"Ah, Viscount," a reedy voice I recognised belonged to the Professor said, "wait a moment, please."
The old man was hobbling around the house, his crooked back slowing him to barely more than a shuffle.
"Yes, Professor Papagoras?" I inquired politely.
"How is your back, young fellow? That blackguard Brutus gave you quite a blow."
"Sore, but I shall manage. Thank your for your kind inquiry. Now if you may excuse me, it is a long ride back to Great Stokington."
"Ride? With an injured back? I shouldn't dream of it," he said, finally reaching me and nearly winded. "Let me take you back in my carriage."
"Oh, no," I said. "I really must take this horse back to my friend, and I should prefer not to impose."
"'Twould be no imposition at all, dear boy. It would be a just reward. I've long desired to see that bearded blowhard soundly thrashed, at cards if at nothing else, and thanks to you it's been done. Now I can die a happy man," he said, grinning wickedly.
"I live but to serve," I said, and bowed. This proved to be a ghastly mistake, as the pain from my bruised back nearly caused me to fall over. Papagoras rushed to my side, or rushed as quickly as a nearly lame man with a cane can rush.
"My dear boy, you are positively crippled. I will not allow you to ride back. You will ride in my carriage." Overcome with momentary pain, I was too distracted to protest. "Where are you staying, your Lordship?"
"Duck and Deacon," I gasped.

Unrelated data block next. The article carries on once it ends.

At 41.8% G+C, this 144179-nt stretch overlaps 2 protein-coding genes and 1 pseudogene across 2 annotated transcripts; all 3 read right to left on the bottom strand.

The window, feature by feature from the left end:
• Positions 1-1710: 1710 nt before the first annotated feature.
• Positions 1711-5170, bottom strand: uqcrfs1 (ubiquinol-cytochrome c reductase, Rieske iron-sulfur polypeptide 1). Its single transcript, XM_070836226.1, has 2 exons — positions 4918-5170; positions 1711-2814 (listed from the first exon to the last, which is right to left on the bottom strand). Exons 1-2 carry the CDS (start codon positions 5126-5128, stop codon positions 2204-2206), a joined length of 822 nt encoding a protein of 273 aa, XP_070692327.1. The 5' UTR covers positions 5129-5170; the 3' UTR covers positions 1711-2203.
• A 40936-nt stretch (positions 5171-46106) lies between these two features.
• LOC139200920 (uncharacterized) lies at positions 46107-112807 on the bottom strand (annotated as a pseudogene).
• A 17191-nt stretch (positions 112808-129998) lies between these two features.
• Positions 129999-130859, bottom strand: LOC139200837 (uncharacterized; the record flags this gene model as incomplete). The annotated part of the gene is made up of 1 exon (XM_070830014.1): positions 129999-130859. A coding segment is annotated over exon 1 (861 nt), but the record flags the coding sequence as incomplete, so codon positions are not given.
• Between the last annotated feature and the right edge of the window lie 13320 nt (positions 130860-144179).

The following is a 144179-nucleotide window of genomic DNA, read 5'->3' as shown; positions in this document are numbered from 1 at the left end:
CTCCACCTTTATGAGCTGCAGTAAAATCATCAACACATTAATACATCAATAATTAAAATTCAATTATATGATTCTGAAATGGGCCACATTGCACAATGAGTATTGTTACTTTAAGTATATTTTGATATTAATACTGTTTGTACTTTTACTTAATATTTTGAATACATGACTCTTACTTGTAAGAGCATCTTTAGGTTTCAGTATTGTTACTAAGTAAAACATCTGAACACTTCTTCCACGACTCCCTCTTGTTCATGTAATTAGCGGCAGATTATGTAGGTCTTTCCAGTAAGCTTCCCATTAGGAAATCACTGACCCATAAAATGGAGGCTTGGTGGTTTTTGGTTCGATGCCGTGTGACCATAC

"That hovel?" the Professor snorted. "Those beds will destroy your spine, should you sleep in them in your condition." He signalled one of the grooms. "No, tonight you must stay at my house in my guest quarters. I insist."
"If you insist," I groaned as I straightened back up.
Soon we were in the carriage on our way across the darkened moors, with poor Flossy tied to the back and barely able to keep pace.
Once on the cushions of the carriage, the pain in my back began to fade, and my mind began to catalogue the night's inventory. I had gained nearly one hundred and fifty pounds, a new place to lay my head, wooed Lady Margaret, and received an assignation with Madame Morgan. In the negative balance I had gained a sore back and lost the warm embrace of Mildred, at least temporarily.
On the whole, a most profitable evening.
The Life, Times, and Misadventures of Dennis St. Michel, Viscount of Stokington, Soldier, Gambler, Diplomat, Scoundrel, Notorious Rakehell, and Lord of Menacing House, in his Own Words.